CHAMPION STRATEGIES – PUBLIC SPEAKING WORKSHOP – SEPTEMBER 3, 2020
An interview on CNBC or an appearance on Bloomberg TV can boost your company’s reputation or your personal brand—or turn into an embarrassing meltdown. How do you navigate the tricky questions, look good, sound smart, and stay on-message? Here’s Quartz’s guide to mastering the television interview.
Prepare your message. Make sure you deliver it
The interviewer may try to joke and put you at ease—but make no mistake, this isn’t a casual conversation. Think thoroughly about your message and prepare four to five key points that support it. “Each of the media points should be 4-5 sentences long, and must start off with a lead line that grabs the viewer’s attention,” says Joanne Stevens of Stevens Media consulting. She also recommends (pdf) offering to provide videos, photos or charts that can help convey your message better.
As the American Psychological Association notes, the interviewer may not cover the entire subject or give you equal time in a debate. The onus will be on you to raise the points that you want to talk about. Figure out which ones matter most and get them out first, in case you can’t get touch on them all.
Every second counts
Keep your message simple and succinct, and know when to stop. The average length of recorded soundbites is now under 10 seconds; on live interviews the ideal duration is under 30 seconds.
Figure out why anyone should care
The University of Delaware tells its academics to prepare their talking points by anticipating the questions they might be asked. “What is the impact on society? Why should the public care?” That’s true even if you’re not an academic. Frame your talking points in terms that matter to the rest of the world, not just to you.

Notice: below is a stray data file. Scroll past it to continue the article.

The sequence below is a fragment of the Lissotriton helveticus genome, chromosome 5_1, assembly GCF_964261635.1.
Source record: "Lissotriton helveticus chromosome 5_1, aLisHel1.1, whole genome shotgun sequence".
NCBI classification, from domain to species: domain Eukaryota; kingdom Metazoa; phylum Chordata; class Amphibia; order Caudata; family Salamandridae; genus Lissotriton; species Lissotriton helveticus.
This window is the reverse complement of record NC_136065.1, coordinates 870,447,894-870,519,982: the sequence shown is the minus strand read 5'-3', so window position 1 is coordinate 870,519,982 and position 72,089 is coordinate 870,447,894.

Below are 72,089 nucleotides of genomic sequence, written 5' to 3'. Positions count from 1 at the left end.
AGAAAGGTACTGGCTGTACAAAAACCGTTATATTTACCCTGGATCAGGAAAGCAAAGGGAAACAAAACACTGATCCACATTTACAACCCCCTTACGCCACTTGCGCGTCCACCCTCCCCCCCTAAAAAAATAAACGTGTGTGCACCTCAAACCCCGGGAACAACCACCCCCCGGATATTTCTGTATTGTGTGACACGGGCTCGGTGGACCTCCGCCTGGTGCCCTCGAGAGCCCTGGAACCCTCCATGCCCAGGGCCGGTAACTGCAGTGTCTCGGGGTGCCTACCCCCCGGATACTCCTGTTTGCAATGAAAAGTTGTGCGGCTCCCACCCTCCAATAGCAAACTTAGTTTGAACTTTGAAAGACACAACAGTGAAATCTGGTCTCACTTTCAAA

Say things people will remember
For every point you want to make, have a lively example ready to illustrate it with. Concrete facts are more memorable than general arguments. Hamermesh also suggests using “similes or metaphors that might stick in viewers’ minds.”
Similarly, use short words about concrete things rather than long words about abstract concepts; people remember words that conjure up a visual image. So instead of saying, for example, “This will increase investment in real estate,” say “this will make people spend more money on houses.”
Nothing is “off-the-record”
This might seem obvious—but nothing is “off the record” on TV, especially live TV, where you won’t even be able to retract off-the-cuff remarks or ill-thought-out comments. If you’re doing a recorded interview, ask in advance if they’ll let you retake questions you fluff. But in general, Kansas University’s advice is to stick to what you know and not comment on areas outside your expertise.
Never say “no comment”
It’s the worst answer you can give to a tough question. The audience immediately feels you have something to hide. The US National Communications Association guidelines suggest (pdf) that if you do not want to answer a specific question, it is “best to rephrase your general message or refer to your key message on the topic.” If you don’t know the answer, says the NCA, be honest that you don’t, rather than look evasive.